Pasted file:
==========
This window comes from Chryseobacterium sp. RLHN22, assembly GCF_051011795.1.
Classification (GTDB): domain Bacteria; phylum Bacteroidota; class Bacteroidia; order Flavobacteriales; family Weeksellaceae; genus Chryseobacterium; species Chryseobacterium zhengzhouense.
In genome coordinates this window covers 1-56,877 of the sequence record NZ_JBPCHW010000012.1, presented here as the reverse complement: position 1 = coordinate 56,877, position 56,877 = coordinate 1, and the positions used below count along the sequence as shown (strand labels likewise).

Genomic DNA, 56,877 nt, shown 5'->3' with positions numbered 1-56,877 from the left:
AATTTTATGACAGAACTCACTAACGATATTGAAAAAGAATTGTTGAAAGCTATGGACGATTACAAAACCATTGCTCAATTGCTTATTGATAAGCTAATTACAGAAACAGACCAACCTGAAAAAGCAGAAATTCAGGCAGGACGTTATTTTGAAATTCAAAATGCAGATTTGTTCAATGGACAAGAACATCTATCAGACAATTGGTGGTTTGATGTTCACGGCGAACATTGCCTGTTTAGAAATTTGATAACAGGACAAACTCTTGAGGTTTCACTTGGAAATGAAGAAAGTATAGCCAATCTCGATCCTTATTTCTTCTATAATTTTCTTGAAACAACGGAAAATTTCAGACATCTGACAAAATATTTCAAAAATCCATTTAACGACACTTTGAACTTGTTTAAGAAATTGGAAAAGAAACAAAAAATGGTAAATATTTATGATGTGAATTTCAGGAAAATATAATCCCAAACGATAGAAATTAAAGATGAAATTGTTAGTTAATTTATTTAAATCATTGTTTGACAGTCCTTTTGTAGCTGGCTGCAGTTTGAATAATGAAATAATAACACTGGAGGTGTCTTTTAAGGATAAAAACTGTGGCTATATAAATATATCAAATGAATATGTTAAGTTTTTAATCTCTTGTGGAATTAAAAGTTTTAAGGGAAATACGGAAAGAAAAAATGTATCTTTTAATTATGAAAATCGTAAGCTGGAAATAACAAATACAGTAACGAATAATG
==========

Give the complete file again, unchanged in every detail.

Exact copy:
This window comes from Chryseobacterium sp. RLHN22, assembly GCF_051011795.1.
Classification (GTDB): domain Bacteria; phylum Bacteroidota; class Bacteroidia; order Flavobacteriales; family Weeksellaceae; genus Chryseobacterium; species Chryseobacterium zhengzhouense.
In genome coordinates this window covers 1-56,877 of the sequence record NZ_JBPCHW010000012.1, presented here as the reverse complement: position 1 = coordinate 56,877, position 56,877 = coordinate 1, and the positions used below count along the sequence as shown (strand labels likewise).

Genomic DNA, 56,877 nt, shown 5'->3' with positions numbered 1-56,877 from the left:
AATTTTATGACAGAACTCACTAACGATATTGAAAAAGAATTGTTGAAAGCTATGGACGATTACAAAACCATTGCTCAATTGCTTATTGATAAGCTAATTACAGAAACAGACCAACCTGAAAAAGCAGAAATTCAGGCAGGACGTTATTTTGAAATTCAAAATGCAGATTTGTTCAATGGACAAGAACATCTATCAGACAATTGGTGGTTTGATGTTCACGGCGAACATTGCCTGTTTAGAAATTTGATAACAGGACAAACTCTTGAGGTTTCACTTGGAAATGAAGAAAGTATAGCCAATCTCGATCCTTATTTCTTCTATAATTTTCTTGAAACAACGGAAAATTTCAGACATCTGACAAAATATTTCAAAAATCCATTTAACGACACTTTGAACTTGTTTAAGAAATTGGAAAAGAAACAAAAAATGGTAAATATTTATGATGTGAATTTCAGGAAAATATAATCCCAAACGATAGAAATTAAAGATGAAATTGTTAGTTAATTTATTTAAATCATTGTTTGACAGTCCTTTTGTAGCTGGCTGCAGTTTGAATAATGAAATAATAACACTGGAGGTGTCTTTTAAGGATAAAAACTGTGGCTATATAAATATATCAAATGAATATGTTAAGTTTTTAATCTCTTGTGGAATTAAAAGTTTTAAGGGAAATACGGAAAGAAAAAATGTATCTTTTAATTATGAAAATCGTAAGCTGGAAATAACAAATACAGTAACGAATAATG